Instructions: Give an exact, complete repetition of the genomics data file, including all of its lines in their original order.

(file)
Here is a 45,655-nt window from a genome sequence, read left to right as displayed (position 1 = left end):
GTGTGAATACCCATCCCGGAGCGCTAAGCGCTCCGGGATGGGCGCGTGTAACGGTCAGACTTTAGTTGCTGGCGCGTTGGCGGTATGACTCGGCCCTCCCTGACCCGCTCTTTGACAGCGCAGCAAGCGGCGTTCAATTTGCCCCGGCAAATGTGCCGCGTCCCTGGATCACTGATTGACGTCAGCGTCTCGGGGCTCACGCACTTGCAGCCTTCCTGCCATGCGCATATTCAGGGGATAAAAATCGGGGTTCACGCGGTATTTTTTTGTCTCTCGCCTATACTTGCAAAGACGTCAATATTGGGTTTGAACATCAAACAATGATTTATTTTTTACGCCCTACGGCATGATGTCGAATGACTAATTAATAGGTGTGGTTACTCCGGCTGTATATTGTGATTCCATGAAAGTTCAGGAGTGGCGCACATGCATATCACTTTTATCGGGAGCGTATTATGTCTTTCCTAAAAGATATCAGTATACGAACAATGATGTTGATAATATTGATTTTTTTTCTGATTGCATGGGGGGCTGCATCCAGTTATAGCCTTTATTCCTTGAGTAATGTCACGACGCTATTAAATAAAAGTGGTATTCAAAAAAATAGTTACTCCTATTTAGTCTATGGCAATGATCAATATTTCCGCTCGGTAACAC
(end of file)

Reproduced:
Here is a 45,655-nt window from a genome sequence, read left to right as displayed (position 1 = left end):
GTGTGAATACCCATCCCGGAGCGCTAAGCGCTCCGGGATGGGCGCGTGTAACGGTCAGACTTTAGTTGCTGGCGCGTTGGCGGTATGACTCGGCCCTCCCTGACCCGCTCTTTGACAGCGCAGCAAGCGGCGTTCAATTTGCCCCGGCAAATGTGCCGCGTCCCTGGATCACTGATTGACGTCAGCGTCTCGGGGCTCACGCACTTGCAGCCTTCCTGCCATGCGCATATTCAGGGGATAAAAATCGGGGTTCACGCGGTATTTTTTTGTCTCTCGCCTATACTTGCAAAGACGTCAATATTGGGTTTGAACATCAAACAATGATTTATTTTTTACGCCCTACGGCATGATGTCGAATGACTAATTAATAGGTGTGGTTACTCCGGCTGTATATTGTGATTCCATGAAAGTTCAGGAGTGGCGCACATGCATATCACTTTTATCGGGAGCGTATTATGTCTTTCCTAAAAGATATCAGTATACGAACAATGATGTTGATAATATTGATTTTTTTTCTGATTGCATGGGGGGCTGCATCCAGTTATAGCCTTTATTCCTTGAGTAATGTCACGACGCTATTAAATAAAAGTGGTATTCAAAAAAATAGTTACTCCTATTTAGTCTATGGCAATGATCAATATTTCCGCTCGGTAACAC